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This content is taken from the National STEM Learning Centre's online course, Teaching Practical Science: Biology. Join the course to learn more.

Skip to 0 minutes and 4 seconds Have you ever had that situation where you set up a practical investigation for your students and it all went horribly wrong because your students didn’t have the skills needed to be able to successfully carry out the investigation? The main theme for this week is the development of practical skills and the planning required to ensure that your students are developing the skills they need. This will mean they can successfully carry out the practical activities and achieve the learning outcomes. The introduction of assessment of practical investigation through the written examination means that as teachers we have to ensure that our students have mastery of practical skills to enable them to apply their knowledge to the new situations required by the question.

Skip to 0 minutes and 54 seconds This begins by embedding skills development from the start of secondary education. Through the example of practical activities using a microscope we are going to look at how you can plan to develop skill progression from age 11 through to age 16 so that students have the skills when they need them at each stage. By the end of this week you should be able to consider your practicals and think about where in your five-year curriculum you will explicitly teach the necessary skills to ensure your students are successful.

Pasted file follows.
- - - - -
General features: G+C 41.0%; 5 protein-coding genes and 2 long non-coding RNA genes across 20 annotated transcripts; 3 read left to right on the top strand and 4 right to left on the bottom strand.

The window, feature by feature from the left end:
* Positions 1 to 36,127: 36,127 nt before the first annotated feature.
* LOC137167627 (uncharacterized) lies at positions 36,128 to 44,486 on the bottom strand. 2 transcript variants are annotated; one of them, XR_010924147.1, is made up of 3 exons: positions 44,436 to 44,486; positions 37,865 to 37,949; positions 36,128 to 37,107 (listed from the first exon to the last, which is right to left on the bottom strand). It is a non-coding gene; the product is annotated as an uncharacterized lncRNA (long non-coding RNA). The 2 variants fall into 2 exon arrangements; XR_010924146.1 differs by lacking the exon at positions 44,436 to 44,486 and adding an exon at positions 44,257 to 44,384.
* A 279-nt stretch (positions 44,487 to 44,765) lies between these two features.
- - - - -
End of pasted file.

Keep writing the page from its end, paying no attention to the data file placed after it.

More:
Planning practical skills progression

This week we’ll be focusing on progression of learning in practical work. The main theme is the development of practical skills, and the planning required, to ensure that your students are developing the skills they need to successfully carry out practical activities and to achieve the learning outcomes.

The activities this week will support you to:

  • Develop microscopy skills
  • Describe the stages in the development of practical skills linked to microscopy
  • Construct a plan of opportunities to allow students to develop competency in practical skills


To start off this week, we’d like you to share what practical skills you expect 14-16 year old students of biology to have?

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This video is from the free online course:

Teaching Practical Science: Biology

National STEM Learning Centre